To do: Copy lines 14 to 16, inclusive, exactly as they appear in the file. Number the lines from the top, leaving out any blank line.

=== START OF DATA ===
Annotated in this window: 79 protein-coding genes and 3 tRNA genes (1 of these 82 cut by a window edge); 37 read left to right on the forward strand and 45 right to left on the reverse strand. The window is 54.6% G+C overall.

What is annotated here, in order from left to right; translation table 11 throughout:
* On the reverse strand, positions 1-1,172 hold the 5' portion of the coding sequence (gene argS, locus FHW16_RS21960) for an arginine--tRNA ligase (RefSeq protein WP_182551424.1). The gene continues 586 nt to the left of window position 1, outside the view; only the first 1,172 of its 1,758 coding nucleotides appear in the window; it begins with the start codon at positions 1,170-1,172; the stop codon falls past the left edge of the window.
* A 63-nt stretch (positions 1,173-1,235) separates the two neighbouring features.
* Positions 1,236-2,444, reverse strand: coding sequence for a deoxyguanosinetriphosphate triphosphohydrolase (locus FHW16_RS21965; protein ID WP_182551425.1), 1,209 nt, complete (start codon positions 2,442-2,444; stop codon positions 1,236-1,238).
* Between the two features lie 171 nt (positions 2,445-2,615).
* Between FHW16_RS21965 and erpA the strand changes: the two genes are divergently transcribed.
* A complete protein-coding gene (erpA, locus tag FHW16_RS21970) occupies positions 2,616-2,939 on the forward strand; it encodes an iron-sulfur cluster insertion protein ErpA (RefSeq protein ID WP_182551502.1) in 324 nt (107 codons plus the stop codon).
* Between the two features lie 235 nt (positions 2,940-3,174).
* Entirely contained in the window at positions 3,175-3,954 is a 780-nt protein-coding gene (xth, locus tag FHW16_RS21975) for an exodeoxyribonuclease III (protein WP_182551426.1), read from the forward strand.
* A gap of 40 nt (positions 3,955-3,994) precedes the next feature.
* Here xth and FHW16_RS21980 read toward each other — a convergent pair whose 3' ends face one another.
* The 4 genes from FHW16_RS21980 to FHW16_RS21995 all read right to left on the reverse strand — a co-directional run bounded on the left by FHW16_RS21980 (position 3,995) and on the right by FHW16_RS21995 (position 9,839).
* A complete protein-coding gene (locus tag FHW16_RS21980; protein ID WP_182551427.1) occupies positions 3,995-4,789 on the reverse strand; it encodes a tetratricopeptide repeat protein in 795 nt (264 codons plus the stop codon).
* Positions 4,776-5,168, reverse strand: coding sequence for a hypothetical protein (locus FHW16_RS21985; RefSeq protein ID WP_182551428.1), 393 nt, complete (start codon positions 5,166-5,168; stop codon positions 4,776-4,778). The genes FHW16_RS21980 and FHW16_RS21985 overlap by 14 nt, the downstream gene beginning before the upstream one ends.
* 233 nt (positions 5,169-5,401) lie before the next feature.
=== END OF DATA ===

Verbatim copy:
* A complete protein-coding gene (locus tag FHW16_RS21980; protein ID WP_182551427.1) occupies positions 3,995-4,789 on the reverse strand; it encodes a tetratricopeptide repeat protein in 795 nt (264 codons plus the stop codon).
* Positions 4,776-5,168, reverse strand: coding sequence for a hypothetical protein (locus FHW16_RS21985; RefSeq protein ID WP_182551428.1), 393 nt, complete (start codon positions 5,166-5,168; stop codon positions 4,776-4,778). The genes FHW16_RS21980 and FHW16_RS21985 overlap by 14 nt, the downstream gene beginning before the upstream one ends.
* 233 nt (positions 5,169-5,401) lie before the next feature.